Rising oil and food prices and the global warming debate may have brought environmental responsibility solidly front-of-mind, but Wall Street shakeups and worsening unemployment statistics have yet to rally a widespread corporate commitment to a “greener” workforce. Like slash-and-burn farming techniques, slash-and-burn human capital management continues to leave brownfields of corporate anxiety and mistrust.
In today’s unstable economic backdrop, it’s critical for companies to quickly and efficiently optimize human resources in response to major industry or marketplace events. The most successful businesses will react and adapt with the incorporation of a greener “contingent workforce” talent acquisition model. Through this contingent element, expertise can be optimally managed and continually “recycled” as organizations use only what they need and then return it to the marketplace.
No Longer an Afterthought
The green consumer mindset has seeped into the business world, fostering shifts in organizational norms, structure, and tactics as well as employee behavior. Examples include the replacement of separate “brick and mortar” office spaces with shared spaces; increased home-based employees; flexible starting hours and schedules; and commuters’ migration to public transportation and bicycle travel.
Yet one of the most environmentally and socially wasteful business practices still persists: “overhiring” by operating departments in advance of prospective growth that inevitably underwhelms, followed by finance department-driven restructuring and layoffs. This damaging cycle represents a colossal waste of energy and resources that, left unchecked, could evoke its own “greenhouse gas” effects – creation of a chaotic, harsh and inhospitable corporate environment due to damaged internal and public image and brand; diminished leadership credibility; write-offs on expensive talent investments; and lost revenue from defecting customers. Moreover, overhiring’s most detrimental workforce and corporate effect is the creation of a toxic workplace where employee morale and productivity suffer.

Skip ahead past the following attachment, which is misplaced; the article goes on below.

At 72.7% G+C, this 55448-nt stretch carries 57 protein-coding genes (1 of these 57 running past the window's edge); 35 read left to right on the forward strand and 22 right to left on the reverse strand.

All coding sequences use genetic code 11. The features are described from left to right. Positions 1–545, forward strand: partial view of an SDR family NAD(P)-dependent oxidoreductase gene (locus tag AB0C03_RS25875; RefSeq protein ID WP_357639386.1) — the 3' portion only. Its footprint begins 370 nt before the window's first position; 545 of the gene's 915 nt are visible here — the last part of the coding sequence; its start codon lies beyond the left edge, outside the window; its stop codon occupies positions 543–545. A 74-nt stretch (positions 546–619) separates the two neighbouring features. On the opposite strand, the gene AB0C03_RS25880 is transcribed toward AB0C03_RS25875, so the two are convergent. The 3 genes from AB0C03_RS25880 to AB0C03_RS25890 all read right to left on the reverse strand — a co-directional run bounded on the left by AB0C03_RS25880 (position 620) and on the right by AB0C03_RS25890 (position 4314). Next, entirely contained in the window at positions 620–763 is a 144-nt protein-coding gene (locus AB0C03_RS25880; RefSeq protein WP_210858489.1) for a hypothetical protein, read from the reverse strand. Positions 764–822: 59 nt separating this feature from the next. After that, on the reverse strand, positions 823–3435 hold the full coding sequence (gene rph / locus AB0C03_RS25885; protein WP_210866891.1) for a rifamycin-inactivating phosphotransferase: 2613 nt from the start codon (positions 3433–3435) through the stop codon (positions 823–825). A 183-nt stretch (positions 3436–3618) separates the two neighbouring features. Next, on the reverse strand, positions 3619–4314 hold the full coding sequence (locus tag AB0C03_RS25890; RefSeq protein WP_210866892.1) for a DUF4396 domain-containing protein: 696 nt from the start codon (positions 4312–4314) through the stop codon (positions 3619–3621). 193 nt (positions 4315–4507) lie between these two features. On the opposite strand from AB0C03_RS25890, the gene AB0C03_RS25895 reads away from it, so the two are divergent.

In today’s volatile economic and corporate climate, organizations need to break the ingrained practice of full-time hires, and address changing human capital needs with more than an afterthought. Corporate environmental policies can provide a convenient blueprint for drafting a greener workforce model. For example, Wal-Mart’s Environmental Sustainability policy could be retooled with a human capital context to read: “We view employee and overall workforce planning and sustainability as one of the most important opportunities for both the future of our business, and the future of our world. Our opportunity is to become a better company by looking at every facet of our workforce management — from how we hire, to whom we hire, from part-time to full-time, from fully outsourced to partially outsourced — through the lens of human sustainability. ABC Company’s employee and overall workforce goals are simple and straightforward: to be supplied 100 percent by positive energy; to create zero waste; and use appropriate levels and quality of resources to create corporate “energy” and improve morale.”